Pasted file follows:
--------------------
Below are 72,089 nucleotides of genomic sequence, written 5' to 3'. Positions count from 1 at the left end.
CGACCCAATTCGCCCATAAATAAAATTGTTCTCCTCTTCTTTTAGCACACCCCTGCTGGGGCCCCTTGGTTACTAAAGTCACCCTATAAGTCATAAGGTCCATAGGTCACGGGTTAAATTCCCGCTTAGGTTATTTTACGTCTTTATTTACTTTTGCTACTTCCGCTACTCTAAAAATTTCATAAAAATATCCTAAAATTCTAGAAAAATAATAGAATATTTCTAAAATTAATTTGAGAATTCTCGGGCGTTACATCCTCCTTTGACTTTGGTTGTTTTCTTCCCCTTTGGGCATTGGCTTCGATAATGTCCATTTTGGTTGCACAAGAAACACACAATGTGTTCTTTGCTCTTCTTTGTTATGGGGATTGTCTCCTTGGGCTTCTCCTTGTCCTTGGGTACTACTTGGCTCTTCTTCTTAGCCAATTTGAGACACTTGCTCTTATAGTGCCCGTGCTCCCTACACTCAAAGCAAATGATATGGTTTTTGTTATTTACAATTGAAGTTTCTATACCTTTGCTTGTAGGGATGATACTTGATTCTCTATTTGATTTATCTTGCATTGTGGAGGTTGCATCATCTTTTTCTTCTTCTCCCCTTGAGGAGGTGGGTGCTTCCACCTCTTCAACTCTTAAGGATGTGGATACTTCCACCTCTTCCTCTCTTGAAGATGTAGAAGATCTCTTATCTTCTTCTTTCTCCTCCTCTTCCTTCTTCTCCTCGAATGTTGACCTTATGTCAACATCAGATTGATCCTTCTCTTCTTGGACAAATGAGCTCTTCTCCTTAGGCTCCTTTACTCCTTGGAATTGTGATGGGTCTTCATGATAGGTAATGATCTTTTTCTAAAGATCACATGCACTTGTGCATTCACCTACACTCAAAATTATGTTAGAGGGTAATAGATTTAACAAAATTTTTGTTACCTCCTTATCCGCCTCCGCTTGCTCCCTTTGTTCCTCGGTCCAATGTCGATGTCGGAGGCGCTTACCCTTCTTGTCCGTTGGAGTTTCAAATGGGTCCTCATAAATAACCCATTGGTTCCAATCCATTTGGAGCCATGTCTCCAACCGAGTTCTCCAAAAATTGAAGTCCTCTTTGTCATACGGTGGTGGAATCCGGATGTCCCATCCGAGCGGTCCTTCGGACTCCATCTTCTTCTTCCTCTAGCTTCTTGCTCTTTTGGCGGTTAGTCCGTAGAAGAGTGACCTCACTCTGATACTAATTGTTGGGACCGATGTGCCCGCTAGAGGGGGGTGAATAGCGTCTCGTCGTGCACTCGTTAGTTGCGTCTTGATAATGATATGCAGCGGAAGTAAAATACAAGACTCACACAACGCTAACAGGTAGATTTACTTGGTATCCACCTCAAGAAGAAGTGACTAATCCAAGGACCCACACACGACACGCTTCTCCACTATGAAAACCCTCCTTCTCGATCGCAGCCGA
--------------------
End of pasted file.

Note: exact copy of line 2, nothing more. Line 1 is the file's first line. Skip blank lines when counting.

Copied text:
CGACCCAATTCGCCCATAAATAAAATTGTTCTCCTCTTCTTTTAGCACACCCCTGCTGGGGCCCCTTGGTTACTAAAGTCACCCTATAAGTCATAAGGTCCATAGGTCACGGGTTAAATTCCCGCTTAGGTTATTTTACGTCTTTATTTACTTTTGCTACTTCCGCTACTCTAAAAATTTCATAAAAATATCCTAAAATTCTAGAAAAATAATAGAATATTTCTAAAATTAATTTGAGAATTCTCGGGCGTTACATCCTCCTTTGACTTTGGTTGTTTTCTTCCCCTTTGGGCATTGGCTTCGATAATGTCCATTTTGGTTGCACAAGAAACACACAATGTGTTCTTTGCTCTTCTTTGTTATGGGGATTGTCTCCTTGGGCTTCTCCTTGTCCTTGGGTACTACTTGGCTCTTCTTCTTAGCCAATTTGAGACACTTGCTCTTATAGTGCCCGTGCTCCCTACACTCAAAGCAAATGATATGGTTTTTGTTATTTACAATTGAAGTTTCTATACCTTTGCTTGTAGGGATGATACTTGATTCTCTATTTGATTTATCTTGCATTGTGGAGGTTGCATCATCTTTTTCTTCTTCTCCCCTTGAGGAGGTGGGTGCTTCCACCTCTTCAACTCTTAAGGATGTGGATACTTCCACCTCTTCCTCTCTTGAAGATGTAGAAGATCTCTTATCTTCTTCTTTCTCCTCCTCTTCCTTCTTCTCCTCGAATGTTGACCTTATGTCAACATCAGATTGATCCTTCTCTTCTTGGACAAATGAGCTCTTCTCCTTAGGCTCCTTTACTCCTTGGAATTGTGATGGGTCTTCATGATAGGTAATGATCTTTTTCTAAAGATCACATGCACTTGTGCATTCACCTACACTCAAAATTATGTTAGAGGGTAATAGATTTAACAAAATTTTTGTTACCTCCTTATCCGCCTCCGCTTGCTCCCTTTGTTCCTCGGTCCAATGTCGATGTCGGAGGCGCTTACCCTTCTTGTCCGTTGGAGTTTCAAATGGGTCCTCATAAATAACCCATTGGTTCCAATCCATTTGGAGCCATGTCTCCAACCGAGTTCTCCAAAAATTGAAGTCCTCTTTGTCATACGGTGGTGGAATCCGGATGTCCCATCCGAGCGGTCCTTCGGACTCCATCTTCTTCTTCCTCTAGCTTCTTGCTCTTTTGGCGGTTAGTCCGTAGAAGAGTGACCTCACTCTGATACTAATTGTTGGGACCGATGTGCCCGCTAGAGGGGGGTGAATAGCGTCTCGTCGTGCACTCGTTAGTTGCGTCTTGATAATGATATGCAGCGGAAGTAAAATACAAGACTCACACAACGCTAACAGGTAGATTTACTTGGTATCCACCTCAAGAAGAAGTGACTAATCCAAGGACCCACACACGACACGCTTCTCCACTATGAAAACCCTCCTTCTCGATCGCAGCCGA